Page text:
• InDesign CS5: Interactive Documents and Presentations
• Design Projects: Restaurant Menu
• Photoshop for Designers: Color
We’ve been trying to get Kit Hinrichs and Lynda together since shortly after we shot our Creative Inspirations documentary about him last December. No easy task. But at last, we recently found a time and place where they could sync up and spend some time together.
What resulted was a very topical conversation in which Lynda and Kit covered such relevant topics as getting and staying employed, the role that an internship or that first job out of school plays in your education, and why Kit is always busy.
It’s definitely worth a few minutes of your time to be a fly on the wall during this candid conversation between our founder and this AIGA medalist.
Last fall, we pulled out our tuxedos and followed Lynda to New York City for AIGA’s Design Legends Gala at the Waldorf-Astoria. Before the big event, we donned our running shoes and cameras to tag along with Lynda as she explored the organization, its mission, and some of its most influential members.
Our trek took us from AIGA’s National Design Center on Fifth Avenue, over to the School of Visual Arts and on to Sterling Brands, located in the Empire State Building, home to AIGA President Debbie Millman.
Lynda also had the opportunity to meet with all three of this year’s recipients of the AIGA Medal: Pablo Ferro, Carin Goldberg and Doyald Young. I found it pretty amazing being in the room with these legends—and our cameras were there. The result is our latest documentary, lynda.com presents: AIGA. Let us know what you think.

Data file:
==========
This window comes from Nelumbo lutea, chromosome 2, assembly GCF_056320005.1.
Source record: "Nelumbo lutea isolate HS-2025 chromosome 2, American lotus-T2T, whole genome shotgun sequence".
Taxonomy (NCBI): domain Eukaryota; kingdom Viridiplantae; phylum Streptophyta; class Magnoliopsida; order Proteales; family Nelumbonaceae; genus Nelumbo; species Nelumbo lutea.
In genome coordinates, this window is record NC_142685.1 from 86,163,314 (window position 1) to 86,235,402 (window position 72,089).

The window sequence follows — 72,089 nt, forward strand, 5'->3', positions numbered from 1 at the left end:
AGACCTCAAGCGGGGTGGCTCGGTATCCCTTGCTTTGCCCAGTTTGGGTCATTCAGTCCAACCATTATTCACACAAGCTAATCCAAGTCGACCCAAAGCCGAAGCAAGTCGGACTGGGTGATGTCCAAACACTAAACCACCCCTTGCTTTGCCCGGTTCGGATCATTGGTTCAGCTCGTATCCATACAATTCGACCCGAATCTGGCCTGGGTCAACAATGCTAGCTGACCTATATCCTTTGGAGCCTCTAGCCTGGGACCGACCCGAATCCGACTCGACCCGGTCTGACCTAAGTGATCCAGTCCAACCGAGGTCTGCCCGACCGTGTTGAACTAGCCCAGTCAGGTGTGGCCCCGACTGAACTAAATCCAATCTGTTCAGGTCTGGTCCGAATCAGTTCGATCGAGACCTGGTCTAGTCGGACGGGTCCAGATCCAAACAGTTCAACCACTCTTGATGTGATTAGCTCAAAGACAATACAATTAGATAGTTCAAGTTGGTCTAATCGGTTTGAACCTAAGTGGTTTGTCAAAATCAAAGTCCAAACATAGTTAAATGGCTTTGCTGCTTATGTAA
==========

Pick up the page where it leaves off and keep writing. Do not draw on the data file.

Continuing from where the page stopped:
Last year, I was invited by one of my most-valued mentors, Clement Mok, to apply for a seat on the national board of AIGA, the professional association for design, and I was selected to serve for one year. I‘ve never been on a non-profit board before, and it‘s been a wonderful experience so far. I am inspired by the passion and dedication of the organization- from those who work tirelessly at the national headquarters in NYC to those who donate their time to the regional chapters. I‘m doing my part to spread the word of this 95 year-old(!) organization by writing this post, and inviting you to join me and 22,000 other design professionals to support AIGA.
AIGA is above all an advocate for design – to discover it, discuss it, understand it, appreciate it, be inspired by it. AIGA has 65 chapters across the US that offer networking events, inspirational talks, events, portfolio reviews, design competitions, conferences, and community outreach to evangelize the value of design. The AIGA website is full of great information and resources, from job boards, to member portfolio sites, to design archives, to design blogs, to best practices.
In the age of everything virtual, AIGA offers many opportunities to meet and mix with other design professionals. Everyone needs to get away from the computer now and again and get together in the physical world to stand and bask in the light of design.
How you can get involved:
Find your local chapter, and attend an event. Non-members are welcome to all events! See if you like it! I am pretty certain you will.
Join the chapter as a member and get discounts on AIGA events, Adobe products, lynda.com products, health insurance and more! Your membership fee is also tax-deductable.
Become active in AIGA governance; every chapter has its own local board of directors and offers a great chance to flex and build your business skills. It‘s a way to give back to others, and that always feels good. You‘ll see me evangelizing AIGA events in the lynda.com blog now and again. I hope to see you at an AIGA event soon – please let me know if you are a lynda.com member; it‘s always a great treat to meet you in person.